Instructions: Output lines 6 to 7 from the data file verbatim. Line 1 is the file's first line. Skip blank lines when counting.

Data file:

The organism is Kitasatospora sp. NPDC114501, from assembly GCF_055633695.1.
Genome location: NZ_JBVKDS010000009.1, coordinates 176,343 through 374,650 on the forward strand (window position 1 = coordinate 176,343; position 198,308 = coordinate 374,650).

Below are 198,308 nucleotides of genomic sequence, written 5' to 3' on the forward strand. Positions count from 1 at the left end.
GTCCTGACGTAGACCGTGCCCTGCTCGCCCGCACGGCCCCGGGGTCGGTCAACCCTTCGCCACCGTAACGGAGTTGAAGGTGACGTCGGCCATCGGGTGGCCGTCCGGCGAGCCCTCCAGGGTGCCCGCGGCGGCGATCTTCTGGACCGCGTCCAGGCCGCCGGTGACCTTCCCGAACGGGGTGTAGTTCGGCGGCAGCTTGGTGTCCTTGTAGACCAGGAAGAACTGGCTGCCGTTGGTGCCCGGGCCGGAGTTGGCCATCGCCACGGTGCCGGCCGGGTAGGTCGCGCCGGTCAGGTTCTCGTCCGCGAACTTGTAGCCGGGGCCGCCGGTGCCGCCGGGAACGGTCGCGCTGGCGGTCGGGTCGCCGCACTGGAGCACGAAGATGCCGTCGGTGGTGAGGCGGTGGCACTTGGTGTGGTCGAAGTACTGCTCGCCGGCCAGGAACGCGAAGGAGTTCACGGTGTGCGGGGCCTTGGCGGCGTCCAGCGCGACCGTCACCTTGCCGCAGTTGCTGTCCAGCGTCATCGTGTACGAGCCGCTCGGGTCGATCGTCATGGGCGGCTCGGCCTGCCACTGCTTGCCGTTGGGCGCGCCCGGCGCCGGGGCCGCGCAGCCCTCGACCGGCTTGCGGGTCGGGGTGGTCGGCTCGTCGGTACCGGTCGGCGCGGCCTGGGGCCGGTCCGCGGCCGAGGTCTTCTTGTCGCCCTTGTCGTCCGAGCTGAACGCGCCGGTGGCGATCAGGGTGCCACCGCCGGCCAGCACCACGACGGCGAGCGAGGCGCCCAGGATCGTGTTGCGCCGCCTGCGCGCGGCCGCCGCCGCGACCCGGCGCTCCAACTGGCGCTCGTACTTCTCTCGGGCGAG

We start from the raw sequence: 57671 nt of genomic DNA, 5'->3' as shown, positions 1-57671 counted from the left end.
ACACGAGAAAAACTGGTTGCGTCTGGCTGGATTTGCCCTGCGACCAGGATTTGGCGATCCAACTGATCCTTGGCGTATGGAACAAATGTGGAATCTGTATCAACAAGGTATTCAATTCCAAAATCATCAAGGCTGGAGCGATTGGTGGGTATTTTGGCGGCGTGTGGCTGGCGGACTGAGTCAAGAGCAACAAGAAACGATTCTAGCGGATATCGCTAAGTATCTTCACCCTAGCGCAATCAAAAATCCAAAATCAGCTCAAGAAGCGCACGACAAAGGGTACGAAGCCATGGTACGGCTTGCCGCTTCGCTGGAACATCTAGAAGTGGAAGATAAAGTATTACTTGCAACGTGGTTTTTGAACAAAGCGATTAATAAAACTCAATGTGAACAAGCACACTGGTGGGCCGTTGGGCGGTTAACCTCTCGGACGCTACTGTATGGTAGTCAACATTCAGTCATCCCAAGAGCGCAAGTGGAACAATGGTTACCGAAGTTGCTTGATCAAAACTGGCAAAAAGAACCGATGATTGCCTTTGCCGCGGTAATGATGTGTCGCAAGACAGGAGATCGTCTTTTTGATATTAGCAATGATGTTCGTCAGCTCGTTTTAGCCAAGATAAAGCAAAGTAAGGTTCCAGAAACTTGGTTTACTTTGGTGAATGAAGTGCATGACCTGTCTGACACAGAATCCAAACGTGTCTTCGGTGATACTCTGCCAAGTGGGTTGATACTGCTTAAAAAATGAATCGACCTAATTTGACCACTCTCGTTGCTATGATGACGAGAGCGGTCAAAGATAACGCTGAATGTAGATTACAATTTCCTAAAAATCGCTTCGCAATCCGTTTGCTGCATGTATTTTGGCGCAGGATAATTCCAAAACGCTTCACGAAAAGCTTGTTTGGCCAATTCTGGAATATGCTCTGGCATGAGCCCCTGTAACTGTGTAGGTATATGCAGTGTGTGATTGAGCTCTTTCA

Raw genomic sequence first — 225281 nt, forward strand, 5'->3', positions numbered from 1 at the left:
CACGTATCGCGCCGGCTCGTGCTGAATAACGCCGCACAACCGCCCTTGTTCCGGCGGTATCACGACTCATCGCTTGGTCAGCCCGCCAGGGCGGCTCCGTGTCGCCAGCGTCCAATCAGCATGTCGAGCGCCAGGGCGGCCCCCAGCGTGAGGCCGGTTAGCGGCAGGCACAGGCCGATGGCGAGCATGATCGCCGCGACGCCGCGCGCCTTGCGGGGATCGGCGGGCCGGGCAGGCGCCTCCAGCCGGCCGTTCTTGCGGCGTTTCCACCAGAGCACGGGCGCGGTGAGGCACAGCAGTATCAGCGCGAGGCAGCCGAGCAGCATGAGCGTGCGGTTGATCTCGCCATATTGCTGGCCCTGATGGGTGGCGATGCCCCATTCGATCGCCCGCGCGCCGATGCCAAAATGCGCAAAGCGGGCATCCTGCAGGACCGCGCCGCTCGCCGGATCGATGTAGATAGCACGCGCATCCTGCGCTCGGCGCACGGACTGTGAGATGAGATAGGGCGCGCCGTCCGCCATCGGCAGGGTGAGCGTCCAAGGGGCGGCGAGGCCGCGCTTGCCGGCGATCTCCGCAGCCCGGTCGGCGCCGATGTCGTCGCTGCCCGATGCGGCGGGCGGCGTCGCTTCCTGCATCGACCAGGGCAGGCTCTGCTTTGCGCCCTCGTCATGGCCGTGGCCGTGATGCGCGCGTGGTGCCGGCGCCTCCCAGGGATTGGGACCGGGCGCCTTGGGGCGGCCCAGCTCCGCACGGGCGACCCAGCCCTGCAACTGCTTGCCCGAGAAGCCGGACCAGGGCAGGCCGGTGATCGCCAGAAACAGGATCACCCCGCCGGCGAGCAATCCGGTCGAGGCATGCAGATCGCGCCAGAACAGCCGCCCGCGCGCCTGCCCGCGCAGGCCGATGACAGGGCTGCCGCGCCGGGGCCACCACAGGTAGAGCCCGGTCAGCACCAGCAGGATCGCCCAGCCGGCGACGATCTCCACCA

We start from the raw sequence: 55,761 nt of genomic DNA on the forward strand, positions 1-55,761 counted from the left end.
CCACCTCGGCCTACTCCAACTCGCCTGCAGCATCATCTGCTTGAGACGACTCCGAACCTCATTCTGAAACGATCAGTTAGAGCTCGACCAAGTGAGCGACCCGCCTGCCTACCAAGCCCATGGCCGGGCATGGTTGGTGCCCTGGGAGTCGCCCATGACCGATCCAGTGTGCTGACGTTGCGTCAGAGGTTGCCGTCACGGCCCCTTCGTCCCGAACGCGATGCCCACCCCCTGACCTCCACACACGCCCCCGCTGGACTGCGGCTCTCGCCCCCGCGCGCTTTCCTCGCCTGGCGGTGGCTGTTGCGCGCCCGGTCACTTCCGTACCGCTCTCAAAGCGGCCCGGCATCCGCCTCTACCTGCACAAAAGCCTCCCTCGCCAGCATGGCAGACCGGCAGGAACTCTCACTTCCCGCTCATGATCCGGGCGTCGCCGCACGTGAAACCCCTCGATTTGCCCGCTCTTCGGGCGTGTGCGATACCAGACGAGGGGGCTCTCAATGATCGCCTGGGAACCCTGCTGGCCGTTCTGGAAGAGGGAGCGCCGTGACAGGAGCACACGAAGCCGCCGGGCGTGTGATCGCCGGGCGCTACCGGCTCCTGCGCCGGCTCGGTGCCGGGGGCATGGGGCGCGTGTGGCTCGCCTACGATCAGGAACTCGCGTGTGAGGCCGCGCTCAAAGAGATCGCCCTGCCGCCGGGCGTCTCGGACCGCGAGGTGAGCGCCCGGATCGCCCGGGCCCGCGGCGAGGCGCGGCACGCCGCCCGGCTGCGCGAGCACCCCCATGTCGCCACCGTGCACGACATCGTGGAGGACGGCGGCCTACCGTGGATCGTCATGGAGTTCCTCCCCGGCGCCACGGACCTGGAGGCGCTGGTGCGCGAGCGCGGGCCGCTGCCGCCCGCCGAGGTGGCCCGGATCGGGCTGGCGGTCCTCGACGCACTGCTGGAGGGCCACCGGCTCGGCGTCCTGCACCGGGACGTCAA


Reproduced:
ACACGAGAAAAACTGGTTGCGTCTGGCTGGATTTGCCCTGCGACCAGGATTTGGCGATCCAACTGATCCTTGGCGTATGGAACAAATGTGGAATCTGTATCAACAAGGTATTCAATTCCAAAATCATCAAGGCTGGAGCGATTGGTGGGTATTTTGGCGGCGTGTGGCTGGCGGACTGAGTCAAGAGCAACAAGAAACGATTCTAGCGGATATCGCTAAGTATCTTCACCCTAGCGCAATCAAAAATCCAAAATCAGCTCAAGAAGCGCACGACAAAGGGTACGAAGCCATGGTACGGCTTGCCGCTTCGCTGGAACATCTAGAAGTGGAAGATAAAGTATTACTTGCAACGTGGTTTTTGAACAAAGCGATTAATAAAACTCAATGTGAACAAGCACACTGGTGGGCCGTTGGGCGGTTAACCTCTCGGACGCTACTGTATGGTAGTCAACATTCAGTCATCCCAAGAGCGCAAGTGGAACAATGGTTACCGAAGTTGCTTGATCAAAACTGGCAAAAAGAACCGATGATTGCCTTTGCCGCGGTAATGATGTGTCGCAAGACAGGAGATCGTCTTTTTGATATTAGCAATGATGTTCGTCAGCTCGTTTTAGCCAAGATAAAGCAAAGTAAGGTTCCAGAAACTTGGTTTACTTTGGTGAATGAAGTGCATGACCTGTCTGACACAGAATCCAAACGTGTCTTCGGTGATACTCTGCCAAGTGGGTTGATACTGCTTAAAAAATGAATCGACCTAATTTGACCACTCTCGTTGCTATGATGACGAGAGCGGTCAAAGATAACGCTGAATGTAGATTACAATTTCCTAAAAATCGCTTCGCAATCCGTTTGCTGCATGTATTTTGGCGCAGGATAATTCCAAAACGCTTCACGAAAAGCTTGTTTGGCCAATTCTGGAATATGCTCTGGCATGAGCCCCTGTAACTGTGTAGGTATATGCAGTGTGTGATTGAGCTCTTTCA

Raw genomic sequence first — 225281 nt, forward strand, 5'->3', positions numbered from 1 at the left: